BAGHDAD -- The leader of the United Nations (UN) special probe into "Islamic State" (IS) crimes has called for trials like those of Nazi leaders at Nuremberg to ensure the extremists' victims are heard and their ideology is "debunked".
For a year, British lawyer Karim Khan has travelled around Iraq with a team of almost 80 colleagues to gather evidence and witness testimony for the UN body known as UNITAD.
"It is a mountain to climb," he said, as the investigative team works to analyse up to 12,000 bodies from more than 200 mass graves, 600,000 videos of IS crimes and 15,000 pages from the group's bureaucracy.
'No taboo' for IS brutality
Five years ago, when IS controlled swaths of territory in Iraq and Syria, the group imposed its brutal rule over seven million subjects with its own administrations, schools, child soldiers, a severe interpretation of Islam and mediaeval punishments.
Minority groups considered by IS to be "heretics" or "satanists" suffered death by the thousands, torture or enslavement.
IS "wasn't some kind of guerrilla warfare or a mobile rebel group... that's one aspect that is unusual" for international justice, Khan said from the ultra-secure UNITAD headquarters in Baghdad.
"There was no taboo" for IS, he said.
"Who could have thought in the 21st century we would see crucifixion or burning a human alive in a cage, slavery, sexual slavery, throwing people off buildings, beheadings?"
And all of it was captured "with a TV camera".
Despite the horror, these crimes "are not new", he said. "What is new perhaps with IS, is that the ideology fuels the criminal group in the same way that fascism fuelled the criminal pogroms of [Nazi German leader Adolf] Hitler."
Debunking IS ideology
Nazi leaders were put on trial at the 1945-1946 international military tribunal in Nuremberg, Germany, for the murder of about six million Jews during World War II.
Today almost every day Iraqi courts sentence captured IS members, often to death, but the victims are not present at the trials and the only charge brought is belonging to IS.
Only trials where evidence and testimony are accessible to everyone can turn the page, said Khan.
Because of Nuremberg, "nobody could be taken seriously if they would espouse the principles of 'Mein Kampf'," he said, referring to the autobiographical manifesto written by Hitler.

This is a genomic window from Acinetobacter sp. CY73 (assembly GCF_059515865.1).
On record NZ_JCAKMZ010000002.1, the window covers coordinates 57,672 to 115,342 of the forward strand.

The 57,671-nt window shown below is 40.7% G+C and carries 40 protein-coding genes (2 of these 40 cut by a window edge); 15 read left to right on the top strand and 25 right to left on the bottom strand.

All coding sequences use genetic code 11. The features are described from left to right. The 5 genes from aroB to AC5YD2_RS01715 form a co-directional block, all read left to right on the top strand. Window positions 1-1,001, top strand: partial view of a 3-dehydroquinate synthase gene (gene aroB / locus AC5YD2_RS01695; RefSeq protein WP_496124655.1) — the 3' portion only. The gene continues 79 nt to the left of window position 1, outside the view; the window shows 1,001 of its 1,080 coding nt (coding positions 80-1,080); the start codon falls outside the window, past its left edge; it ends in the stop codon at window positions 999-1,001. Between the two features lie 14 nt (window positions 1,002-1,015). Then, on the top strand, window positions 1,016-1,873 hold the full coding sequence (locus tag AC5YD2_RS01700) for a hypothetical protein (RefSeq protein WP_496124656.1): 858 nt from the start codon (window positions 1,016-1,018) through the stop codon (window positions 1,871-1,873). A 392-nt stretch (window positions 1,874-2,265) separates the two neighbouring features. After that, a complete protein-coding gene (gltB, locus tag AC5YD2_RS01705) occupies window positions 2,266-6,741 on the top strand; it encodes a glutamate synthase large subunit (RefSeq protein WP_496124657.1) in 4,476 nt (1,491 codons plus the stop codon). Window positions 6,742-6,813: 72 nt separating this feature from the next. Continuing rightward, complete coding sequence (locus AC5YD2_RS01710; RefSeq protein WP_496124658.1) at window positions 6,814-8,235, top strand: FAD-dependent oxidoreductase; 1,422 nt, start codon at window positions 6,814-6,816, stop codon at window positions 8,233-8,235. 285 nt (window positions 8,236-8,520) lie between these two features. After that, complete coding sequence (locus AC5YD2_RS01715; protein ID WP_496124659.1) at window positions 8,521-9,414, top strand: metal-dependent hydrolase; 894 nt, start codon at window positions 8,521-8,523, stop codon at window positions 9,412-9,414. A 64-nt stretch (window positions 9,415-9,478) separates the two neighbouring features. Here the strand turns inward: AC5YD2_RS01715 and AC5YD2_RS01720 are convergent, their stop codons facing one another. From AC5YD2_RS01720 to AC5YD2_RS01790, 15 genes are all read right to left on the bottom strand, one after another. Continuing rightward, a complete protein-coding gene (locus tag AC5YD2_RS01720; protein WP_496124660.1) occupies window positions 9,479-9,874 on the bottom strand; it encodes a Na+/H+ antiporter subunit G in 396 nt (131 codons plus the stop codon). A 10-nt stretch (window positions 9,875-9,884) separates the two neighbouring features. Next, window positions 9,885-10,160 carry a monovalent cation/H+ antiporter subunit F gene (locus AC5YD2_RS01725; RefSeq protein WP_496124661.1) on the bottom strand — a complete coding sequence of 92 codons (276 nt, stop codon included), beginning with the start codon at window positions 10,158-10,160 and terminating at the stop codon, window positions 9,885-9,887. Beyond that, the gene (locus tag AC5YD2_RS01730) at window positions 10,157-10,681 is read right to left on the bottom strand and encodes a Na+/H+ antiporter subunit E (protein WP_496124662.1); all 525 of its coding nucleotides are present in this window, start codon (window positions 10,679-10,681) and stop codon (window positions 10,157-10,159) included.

"In fact, alarms bells in the public conscience would be aroused if anybody thought the principles of fascism were an alternative political philosophy," he said.
Nuremberg "separated the poison of fascism from the German people", according to Khan.
After IS, "Iraq and humanity require its [IS's] Nuremberg moment", he said.
A fair trial for IS "can also contribute to separating the poison of IS from the Sunni community", a minority group in Iraq, where two-thirds of the population is Shia, Khan said.
An IS trial would have an "educative effect, not only in the region but in other parts of the world where communities may be vulnerable to the lies and propaganda of IS".
"That ideology can be debunked, so people that are watching... can realise a self-evident truth, that it was the most un-Islamic state that we have seen," Khan said.
Prosecuting IS everywhere
UNITAD is working to establish if IS actions constitute crimes against humanity, war crimes or genocide, the most serious crimes in international law.
"You will see in the next two months that we are feeding into some prosecutions that are already taking place in some states," Khan said.
Some trials are already in motion, notably in France, for attacks claimed by IS, and in Munich, Germany, where a German woman has been charged with leaving a young Yazidi girl "purchased" at an IS slave market to die of thirst.
But "Iraq is the primary intended recipient of our evidence, of our information," said Khan.
Iraq has already tried thousands of its own nationals arrested on home soil for joining IS and has sentenced hundreds to death, whether they fought for the group or not.
"The forum is not so important," Khan said, as the possibility of an international tribunal has been raised by some but seems unlikely in the near future.
What is essential is that "the victims have the right to have their voice heard".